China has published a notice officially confirming the ending of waste imports from 1 January 2021, but this in itself has prompted little reaction from the UK recycling sector.
Instead of concern at the Chinese government announcement, exporters of material such as recovered (waste) paper from the UK, are currently more alarmed about the cost and ongoing availability of shipping containers to serve overseas markets.
The notice, published on 25 November by three Chinese government departments, says that the country will “ban all imports of solid waste from Jan 1, 2021”. It was issued by the Ministry of Ecology and Environment, the Ministry of Commerce, and the General Administration of Customs.
The trio explained that the total ban is the culmination of policies introduced since 2017 to phase out the import of solid waste. And, they explained that “China began importing solid waste as a source of raw materials in the 1980s and for years has been the world’s largest importer, despite its limited capacity in garbage disposal. Some companies illegally brought foreign waste into the country for profit, posing a threat to the environment and public health.
“With the growing public awareness of environmental issues and the success of China’s green development drive, the country’s solid waste imports have decreased significantly. Last year’s imports stood at 13.48 million tonnes, down from 22.63 million tonnes in 2018. In the first 10 months of this year, such imports plunged 42.7 percent year on year.”
Even though China is now not directly importing waste materials for recycling, it remains a massive influence on global commodity markets.
One exporter commented that it was important to remember that China still has a big impact on world markets in many ways. “We can see the buying of virgin and recycled pulp as well as finished product which is driving demand for recovered paper for use in mills and production plants in other locations such as south east Asia.”
Major Chinese mills have also invested heavily outside of China in the knowledge that the Chinese authorities really would bring the waste imports ban into force.
For the recovered or waste paper sector in December, the main focus of attention today is on containers and availability of material – plus the looming impact of Brexit.
Shipping rates are said to be increasing with shipping lines ruling the markets in terms of whether or not containers will be available with even reports of forward booking of boxes not always met.
One factor in a shortage of containers to destinations outside of China is that some shipping lines are said to be preferring to take boxes back to China empty, because the east-west load could be worth $6,000 whereas a deviation to another south east Asian nation on a west-east route would not be so profitable.
There is also extra interest in deep sea destinations for material because of concerns that any Brexit-inspired disruption in January might see deep sea become easier to export to than Europe.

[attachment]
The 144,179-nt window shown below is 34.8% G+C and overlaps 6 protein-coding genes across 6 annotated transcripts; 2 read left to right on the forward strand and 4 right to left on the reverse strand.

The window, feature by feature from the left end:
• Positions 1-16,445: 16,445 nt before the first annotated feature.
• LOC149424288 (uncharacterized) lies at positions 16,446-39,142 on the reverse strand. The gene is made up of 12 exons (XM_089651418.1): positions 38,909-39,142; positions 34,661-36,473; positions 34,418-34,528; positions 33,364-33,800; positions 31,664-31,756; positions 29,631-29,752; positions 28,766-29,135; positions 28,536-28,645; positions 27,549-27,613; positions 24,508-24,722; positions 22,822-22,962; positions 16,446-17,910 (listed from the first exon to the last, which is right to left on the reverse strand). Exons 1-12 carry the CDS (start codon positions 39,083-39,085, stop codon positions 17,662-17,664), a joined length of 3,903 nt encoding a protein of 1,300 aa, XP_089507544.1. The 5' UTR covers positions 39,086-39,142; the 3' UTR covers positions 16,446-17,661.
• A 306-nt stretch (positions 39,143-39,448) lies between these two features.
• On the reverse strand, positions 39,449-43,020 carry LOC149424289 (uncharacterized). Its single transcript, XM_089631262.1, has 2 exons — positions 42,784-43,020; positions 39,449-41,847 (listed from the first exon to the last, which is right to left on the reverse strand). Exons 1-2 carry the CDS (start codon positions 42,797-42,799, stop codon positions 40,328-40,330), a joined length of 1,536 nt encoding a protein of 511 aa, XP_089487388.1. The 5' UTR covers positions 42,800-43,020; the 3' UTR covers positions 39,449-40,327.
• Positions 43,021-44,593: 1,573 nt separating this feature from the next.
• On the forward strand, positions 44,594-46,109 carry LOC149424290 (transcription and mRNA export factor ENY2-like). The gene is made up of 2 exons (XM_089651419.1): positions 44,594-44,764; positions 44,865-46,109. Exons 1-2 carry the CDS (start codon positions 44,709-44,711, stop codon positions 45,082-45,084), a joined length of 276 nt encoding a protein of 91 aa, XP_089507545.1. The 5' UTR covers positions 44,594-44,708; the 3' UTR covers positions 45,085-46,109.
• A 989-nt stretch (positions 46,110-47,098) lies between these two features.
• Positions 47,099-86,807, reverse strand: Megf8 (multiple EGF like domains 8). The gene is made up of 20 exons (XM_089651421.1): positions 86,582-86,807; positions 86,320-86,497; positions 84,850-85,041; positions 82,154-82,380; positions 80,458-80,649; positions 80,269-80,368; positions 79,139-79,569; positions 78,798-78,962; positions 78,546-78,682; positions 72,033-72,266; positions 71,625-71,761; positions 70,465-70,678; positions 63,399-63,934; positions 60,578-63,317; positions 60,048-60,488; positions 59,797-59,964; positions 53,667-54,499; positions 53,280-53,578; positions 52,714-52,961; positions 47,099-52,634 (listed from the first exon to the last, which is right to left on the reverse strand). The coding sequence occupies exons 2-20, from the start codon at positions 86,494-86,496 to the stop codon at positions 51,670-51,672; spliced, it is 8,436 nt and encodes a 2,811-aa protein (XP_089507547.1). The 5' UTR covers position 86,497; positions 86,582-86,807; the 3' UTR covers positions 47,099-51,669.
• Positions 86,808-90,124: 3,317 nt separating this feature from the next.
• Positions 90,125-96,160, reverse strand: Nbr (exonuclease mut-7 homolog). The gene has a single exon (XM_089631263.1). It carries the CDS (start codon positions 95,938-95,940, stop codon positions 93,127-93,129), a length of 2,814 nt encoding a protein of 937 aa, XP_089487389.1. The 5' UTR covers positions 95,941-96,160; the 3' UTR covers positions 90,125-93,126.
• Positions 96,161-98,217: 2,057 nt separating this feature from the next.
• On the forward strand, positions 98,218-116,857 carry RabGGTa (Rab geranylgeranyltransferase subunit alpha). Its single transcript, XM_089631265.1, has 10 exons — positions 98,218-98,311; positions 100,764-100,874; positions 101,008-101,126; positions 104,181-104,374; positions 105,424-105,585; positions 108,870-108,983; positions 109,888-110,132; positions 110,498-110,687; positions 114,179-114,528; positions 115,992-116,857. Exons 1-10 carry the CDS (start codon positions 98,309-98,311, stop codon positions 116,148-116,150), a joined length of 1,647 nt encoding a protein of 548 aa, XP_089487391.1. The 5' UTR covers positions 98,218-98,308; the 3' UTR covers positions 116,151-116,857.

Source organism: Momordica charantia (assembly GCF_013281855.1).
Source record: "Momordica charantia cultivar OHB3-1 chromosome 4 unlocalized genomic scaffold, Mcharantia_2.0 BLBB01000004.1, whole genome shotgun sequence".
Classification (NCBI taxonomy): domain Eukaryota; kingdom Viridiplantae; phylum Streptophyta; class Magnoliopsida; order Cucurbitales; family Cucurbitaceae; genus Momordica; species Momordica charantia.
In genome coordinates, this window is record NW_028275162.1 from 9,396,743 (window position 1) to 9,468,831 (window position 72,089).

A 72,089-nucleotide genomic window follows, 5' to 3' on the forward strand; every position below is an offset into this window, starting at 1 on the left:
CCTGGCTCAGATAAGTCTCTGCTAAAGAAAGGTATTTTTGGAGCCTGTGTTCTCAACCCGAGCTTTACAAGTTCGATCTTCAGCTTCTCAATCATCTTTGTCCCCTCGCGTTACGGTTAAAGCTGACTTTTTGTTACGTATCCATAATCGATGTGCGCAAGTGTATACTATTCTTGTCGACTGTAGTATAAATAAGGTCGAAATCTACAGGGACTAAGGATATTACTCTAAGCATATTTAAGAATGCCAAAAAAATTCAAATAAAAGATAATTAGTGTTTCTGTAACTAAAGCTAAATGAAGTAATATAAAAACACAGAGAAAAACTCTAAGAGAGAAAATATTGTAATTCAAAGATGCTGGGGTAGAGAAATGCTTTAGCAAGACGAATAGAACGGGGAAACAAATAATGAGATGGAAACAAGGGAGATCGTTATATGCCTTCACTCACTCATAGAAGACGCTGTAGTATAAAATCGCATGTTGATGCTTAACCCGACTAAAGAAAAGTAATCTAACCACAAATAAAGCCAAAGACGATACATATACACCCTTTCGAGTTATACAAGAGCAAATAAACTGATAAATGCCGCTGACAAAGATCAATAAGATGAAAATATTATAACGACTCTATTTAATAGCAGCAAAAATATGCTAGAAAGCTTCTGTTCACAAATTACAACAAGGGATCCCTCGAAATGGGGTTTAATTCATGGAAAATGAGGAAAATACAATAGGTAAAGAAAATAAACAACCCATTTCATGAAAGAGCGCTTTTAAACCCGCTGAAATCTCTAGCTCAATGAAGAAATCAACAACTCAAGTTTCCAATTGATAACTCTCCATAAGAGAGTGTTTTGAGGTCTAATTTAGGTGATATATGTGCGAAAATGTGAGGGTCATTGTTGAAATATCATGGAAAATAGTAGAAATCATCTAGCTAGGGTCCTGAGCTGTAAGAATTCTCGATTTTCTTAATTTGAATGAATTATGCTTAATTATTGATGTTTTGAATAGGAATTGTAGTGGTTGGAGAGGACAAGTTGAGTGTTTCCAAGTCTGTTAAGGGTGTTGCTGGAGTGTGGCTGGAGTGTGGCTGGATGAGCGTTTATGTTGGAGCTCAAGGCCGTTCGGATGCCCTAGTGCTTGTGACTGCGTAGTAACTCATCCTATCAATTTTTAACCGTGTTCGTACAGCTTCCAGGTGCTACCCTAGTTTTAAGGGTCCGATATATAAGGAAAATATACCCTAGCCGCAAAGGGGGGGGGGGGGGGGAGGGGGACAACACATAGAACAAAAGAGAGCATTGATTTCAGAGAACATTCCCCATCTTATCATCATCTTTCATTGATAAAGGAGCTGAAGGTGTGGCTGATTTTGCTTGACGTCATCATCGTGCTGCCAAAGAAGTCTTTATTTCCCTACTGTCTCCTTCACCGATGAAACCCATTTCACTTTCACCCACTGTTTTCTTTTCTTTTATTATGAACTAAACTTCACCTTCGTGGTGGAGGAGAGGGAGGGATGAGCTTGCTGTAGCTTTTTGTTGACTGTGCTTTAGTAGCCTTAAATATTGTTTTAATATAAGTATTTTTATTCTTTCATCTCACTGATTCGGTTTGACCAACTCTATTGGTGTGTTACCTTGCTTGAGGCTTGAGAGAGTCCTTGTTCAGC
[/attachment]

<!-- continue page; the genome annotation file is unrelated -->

Prices remain firm and there are reports that European mills are short of OCC and mixed papers. Many will not be shutting down over Christmas and so continental mills are said to remain keen to secure supplies from the UK. In contrast UK arisings are said to be good but domestic mills are not expected to drop prices as they seek to ensure stocks in an uncertain period and with good demand from UK packaging businesses.
Looking further ahead, one UK business said that “it is a disaster securing shipping out of the UK at the moment. Add to this the uncertainty of Brexit and we really don’t know what January will bring.”
With the decision to halt the import of waste paper into China, the country is stepping up efforts to collect more material domestically. The Ministry for Ecology and Environment last week (27 November) gave the example of students at a university in Hengyang, Hunan province, who handed over used express boxes in exchange for credits, as part of an effort to raise the awareness of environmental protection. The Ministry explained that after the November 11 Singles Day “shopping extravaganza”, the campus of the University of South China in Hengyang had piles of paper boxes from students’ express orders, which cluttered the campus environment.
Zhang Li, counsellor for the university’s Chuanshan College, said that students could donate boxes at recycling sites and get one point in the “volunteering services and nonprofit labor activity” performance category, no matter the size of the box. Ten points can be converted into one class credit.
Those who donate more than eight boxes get a potted plant
Zhang Li added: “It’s a graduation requirement that students must have at least eight credits in a second-class activity, under university rules. Students who donate more than two boxes get a bookmark, and those who donate more than eight boxes get a potted plant. From November 14 to 20, 2,657 students donated 1.2 metric tons of boxes, which will be sold. The money will be donated to social welfare homes and nursing homes in the city.”
“It’s not only about environmental protection. It also shows that we care for children and the elderly,” said student Liang Minyi.